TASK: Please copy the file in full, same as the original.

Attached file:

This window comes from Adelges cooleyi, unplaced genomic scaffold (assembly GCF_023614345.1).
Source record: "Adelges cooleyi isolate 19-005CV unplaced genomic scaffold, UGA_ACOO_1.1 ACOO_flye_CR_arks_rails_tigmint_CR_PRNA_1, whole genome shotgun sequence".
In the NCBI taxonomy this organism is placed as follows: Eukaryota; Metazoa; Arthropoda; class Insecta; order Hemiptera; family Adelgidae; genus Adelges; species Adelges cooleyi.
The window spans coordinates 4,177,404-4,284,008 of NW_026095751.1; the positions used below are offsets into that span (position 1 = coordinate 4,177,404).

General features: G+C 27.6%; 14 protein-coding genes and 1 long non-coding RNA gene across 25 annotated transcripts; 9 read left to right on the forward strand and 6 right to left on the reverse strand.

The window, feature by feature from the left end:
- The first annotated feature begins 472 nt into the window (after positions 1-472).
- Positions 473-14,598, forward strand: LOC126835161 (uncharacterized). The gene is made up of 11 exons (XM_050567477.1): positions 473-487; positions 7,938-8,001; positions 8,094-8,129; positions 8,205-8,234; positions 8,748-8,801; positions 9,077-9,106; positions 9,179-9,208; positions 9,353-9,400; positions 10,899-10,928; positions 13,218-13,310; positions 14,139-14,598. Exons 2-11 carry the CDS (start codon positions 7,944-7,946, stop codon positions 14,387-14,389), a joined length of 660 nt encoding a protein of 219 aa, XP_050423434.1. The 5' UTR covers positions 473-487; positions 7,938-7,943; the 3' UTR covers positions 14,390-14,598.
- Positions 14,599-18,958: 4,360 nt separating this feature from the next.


This window comes from Adelges cooleyi, unplaced genomic scaffold (assembly GCF_023614345.1).
Source record: "Adelges cooleyi isolate 19-005CV unplaced genomic scaffold, UGA_ACOO_1.1 ACOO_flye_CR_arks_rails_tigmint_CR_PRNA_1, whole genome shotgun sequence".
In the NCBI taxonomy this organism is placed as follows: Eukaryota; Metazoa; Arthropoda; class Insecta; order Hemiptera; family Adelgidae; genus Adelges; species Adelges cooleyi.
The window spans coordinates 4,177,404-4,284,008 of NW_026095751.1; the positions used below are offsets into that span (position 1 = coordinate 4,177,404).

General features: G+C 27.6%; 14 protein-coding genes and 1 long non-coding RNA gene across 25 annotated transcripts; 9 read left to right on the forward strand and 6 right to left on the reverse strand.

The window, feature by feature from the left end:
- The first annotated feature begins 472 nt into the window (after positions 1-472).
- Positions 473-14,598, forward strand: LOC126835161 (uncharacterized). The gene is made up of 11 exons (XM_050567477.1): positions 473-487; positions 7,938-8,001; positions 8,094-8,129; positions 8,205-8,234; positions 8,748-8,801; positions 9,077-9,106; positions 9,179-9,208; positions 9,353-9,400; positions 10,899-10,928; positions 13,218-13,310; positions 14,139-14,598. Exons 2-11 carry the CDS (start codon positions 7,944-7,946, stop codon positions 14,387-14,389), a joined length of 660 nt encoding a protein of 219 aa, XP_050423434.1. The 5' UTR covers positions 473-487; positions 7,938-7,943; the 3' UTR covers positions 14,390-14,598.
- Positions 14,599-18,958: 4,360 nt separating this feature from the next.